University gluten-free movement gaining ground

Gluten intolerance is a condition that dramatically affects millions of Americans.

Hadley Gustin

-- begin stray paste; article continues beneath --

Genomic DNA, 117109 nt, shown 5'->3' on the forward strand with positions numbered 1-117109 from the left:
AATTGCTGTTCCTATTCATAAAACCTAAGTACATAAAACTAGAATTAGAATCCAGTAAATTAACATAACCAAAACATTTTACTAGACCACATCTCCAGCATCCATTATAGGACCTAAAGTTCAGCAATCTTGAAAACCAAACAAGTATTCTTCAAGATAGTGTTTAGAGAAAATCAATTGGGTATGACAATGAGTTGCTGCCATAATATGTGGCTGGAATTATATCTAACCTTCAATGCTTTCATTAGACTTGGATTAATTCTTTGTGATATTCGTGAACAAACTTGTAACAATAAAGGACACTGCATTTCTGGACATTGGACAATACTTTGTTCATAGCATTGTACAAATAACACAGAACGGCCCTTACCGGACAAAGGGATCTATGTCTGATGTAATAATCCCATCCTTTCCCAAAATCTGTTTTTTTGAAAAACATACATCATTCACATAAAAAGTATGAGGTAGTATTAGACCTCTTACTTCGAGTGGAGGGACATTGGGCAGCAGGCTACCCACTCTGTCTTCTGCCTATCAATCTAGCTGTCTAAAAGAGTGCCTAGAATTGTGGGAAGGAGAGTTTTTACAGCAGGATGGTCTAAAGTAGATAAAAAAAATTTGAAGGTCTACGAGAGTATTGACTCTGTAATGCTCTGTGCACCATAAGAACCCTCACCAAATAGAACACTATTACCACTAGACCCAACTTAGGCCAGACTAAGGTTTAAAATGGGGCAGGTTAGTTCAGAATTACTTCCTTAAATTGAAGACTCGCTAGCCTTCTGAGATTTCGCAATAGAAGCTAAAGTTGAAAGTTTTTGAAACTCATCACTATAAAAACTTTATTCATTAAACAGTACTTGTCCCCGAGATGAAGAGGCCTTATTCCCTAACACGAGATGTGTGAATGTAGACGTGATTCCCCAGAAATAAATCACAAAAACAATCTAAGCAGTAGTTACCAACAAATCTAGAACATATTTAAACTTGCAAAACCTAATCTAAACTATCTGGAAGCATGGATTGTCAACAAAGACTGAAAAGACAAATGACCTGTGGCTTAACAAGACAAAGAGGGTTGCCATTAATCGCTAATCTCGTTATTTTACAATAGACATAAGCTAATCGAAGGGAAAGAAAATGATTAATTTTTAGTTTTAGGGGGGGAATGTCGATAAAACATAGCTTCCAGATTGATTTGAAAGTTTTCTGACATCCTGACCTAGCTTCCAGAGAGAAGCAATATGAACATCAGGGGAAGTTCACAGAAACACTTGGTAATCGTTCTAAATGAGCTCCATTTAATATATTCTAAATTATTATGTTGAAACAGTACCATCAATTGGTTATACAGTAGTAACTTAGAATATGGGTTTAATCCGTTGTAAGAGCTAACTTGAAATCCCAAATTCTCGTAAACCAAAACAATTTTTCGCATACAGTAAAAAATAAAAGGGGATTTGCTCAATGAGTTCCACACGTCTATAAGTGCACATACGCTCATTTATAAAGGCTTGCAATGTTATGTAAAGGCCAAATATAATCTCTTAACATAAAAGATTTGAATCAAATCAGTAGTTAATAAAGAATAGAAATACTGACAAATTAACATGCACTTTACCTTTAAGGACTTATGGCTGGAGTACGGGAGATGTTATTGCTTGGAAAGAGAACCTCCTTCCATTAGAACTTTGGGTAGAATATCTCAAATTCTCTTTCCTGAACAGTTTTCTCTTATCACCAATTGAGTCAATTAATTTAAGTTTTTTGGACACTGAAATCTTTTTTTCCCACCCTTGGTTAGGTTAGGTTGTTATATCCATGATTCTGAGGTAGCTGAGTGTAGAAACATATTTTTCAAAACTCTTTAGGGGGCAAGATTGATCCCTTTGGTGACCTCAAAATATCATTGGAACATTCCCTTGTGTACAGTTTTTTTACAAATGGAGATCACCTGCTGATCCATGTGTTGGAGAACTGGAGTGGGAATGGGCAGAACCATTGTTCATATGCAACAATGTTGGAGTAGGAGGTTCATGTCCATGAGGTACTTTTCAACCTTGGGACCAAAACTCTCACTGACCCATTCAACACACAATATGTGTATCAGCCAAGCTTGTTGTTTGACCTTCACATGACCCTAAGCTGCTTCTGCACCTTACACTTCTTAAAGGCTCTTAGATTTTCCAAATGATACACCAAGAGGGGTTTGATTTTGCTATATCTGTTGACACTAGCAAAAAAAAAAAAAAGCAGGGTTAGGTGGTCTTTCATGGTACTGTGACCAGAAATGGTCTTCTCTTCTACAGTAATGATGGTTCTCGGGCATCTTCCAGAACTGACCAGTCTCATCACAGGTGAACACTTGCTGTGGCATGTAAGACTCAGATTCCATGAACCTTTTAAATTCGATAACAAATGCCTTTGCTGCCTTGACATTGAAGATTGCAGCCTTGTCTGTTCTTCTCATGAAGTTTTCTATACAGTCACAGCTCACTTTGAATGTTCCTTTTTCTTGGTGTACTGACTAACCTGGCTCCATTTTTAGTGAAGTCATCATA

According to Whole Foods Market, âÄúceliac disease, also known as coeliac disease, gluten-sensitive enteropathy, non-tropical sprue, celiac sprue and gluten intolerant enteropathy, is a chronic digestive disorder found in individuals who experience a toxic immune response when they ingest gluten.âÄù The National Institute of Health reported that over 3 million Americans have been diagnosed with celiac disease; compared to the whole of the U.S. population, 303,824,640 people, the percentage of gluten-intolerant persons in this country is only about 1 percent. Nevertheless, because most gluten-sensitive enteropathy cases go undiagnosed, the total number of Americans with this disease is significantly higher. This being the case, why arenâÄôt more grocery stores and restaurants adjusting to meet the needs of their gluten-intolerant customers? Aside from the relatively small number of people with celiac disease, the major reason for the lack of gluten-free accommodations in the United States is in large part due to the fact that âÄúup until 10 years ago, medical schools taught that celiac disease was relatively rare and only affected about one in 2,500 people,âÄù says San Francisco-based freelance writer, Jefferson Adams. Because the health care industry only recently changed its outlook on and promotion of non-tropical sprue as a more common and prevalent disorder, the rest of the nation still remains largely ignorant about this illness. Gluten intolerance is more prevalent in the United States than epilepsy, multiple sclerosis or cystic fibrosis. Even with these publicized facts and figures, the nationâÄôs response to the gluten-free movement continues to lag. Particularly in those first few years of college when many students find themselves living and dining in dormitories, having a gluten-free menu for those who need it is critical. Unlike the vegan and vegetarian options available, which are lifestyle accommodations, gluten-free alternatives are essentially nonexistent. At the University of Minnesota, however, the gluten-free movement is gaining ground, working to promote awareness about celiac disease and wheat intolerance in order to make necessary changes to the UniversityâÄôs food selection. A couple of months ago, sophomore Bethany Fosler started the UniversityâÄôs first gluten-free club. Motivated by her lifelong struggle with gluten sensitivity, technically referred to as non-celiac gluten sensitive disorder and affecting nearly one in seven Americans, Fosler decided to actively challenge the UniversityâÄôs lack of support toward a gluten-free diet. In this past week, she constructed a proposal for âÄúthe University of Minnesota [to] implement gluten-free meal options and products within its Residential Dining Services and the Minnesota Marketplace located in Coffman Union.âÄù Popular gluten-free meals to consider include barbecue pork, spinach and strawberry salad and applesauce. Luckily, Fosler had multiple cases of universities instating gluten-free meal choices to sustain her argument. She asserts in her proposal that âÄúIthaca College, University of Notre Dame, University of Kansas, Tufts University and St. JohnâÄôs University provide basic gluten-free essentials for their students with wheat allergies.âÄù Therefore, the precedent has already been set for other schools to incorporate gluten-free foods into their meal plans. This potential expansion of dining options is not solely for the benefit of wheat-intolerant students, though. On the contrary, everyone can benefit from the consumption of gluten-free products. Board certified holistic health counselor and WomenâÄôs LifeStyle Magazine/Oakland columnist Cheryl Heppard states, âÄúMany people find that weight loss programs are much more effective once gluten is eliminated from the diet. [Plus], sticking to a diet of whole, fresh, unprocessed foods eliminates any worry about confusing and hidden ingredients and offers a healthy way of life.âÄù With dire health concerns in America such as obesity and general nutrition, embracing aspects of the gluten-free lifestyle would certainly benefit the overall wellness of individuals and transform the future of the American diet. ABCâÄôs new acclaimed reality show âÄúJamie OliverâÄôs Food RevolutionâÄù is a mainstream and far-reaching medium for the public to invest in healthier food products. One of OliverâÄôs techniques in adding nutritional value to his cooking is the utilization of gluten-free ingredients. For instance, in his cookbook âÄúJamieâÄôs Ministry of FoodâÄù 60 of a total 108 recipes are entirely gluten-free, and all the rest can be made sans gluten with easy substitutes. There is no question that maintaining a diet free of gluten is substantial work. Nevertheless, for one-seventh of the student body, it is an obligation. And for everyone else, eating gluten-free food is an additional health advantage. Thus, in order to foster a campus environment that is encouraging of its gluten-intolerant students and the common wellness of its academic community, the University must broaden its dining menu to more fully encompass the needs of all who are enrolled. For those seeking supplementary support and guidance on living gluten-free, joining the Gluten Free Club is a great solution. President Bethany Fosler welcomes all who are interested to attend the clubâÄôs next meeting at 3:15 p.m. April 9 (location TBA). She can be contacted at [email protected] for further information. Hadley Gustin welcomes comments at [email protected]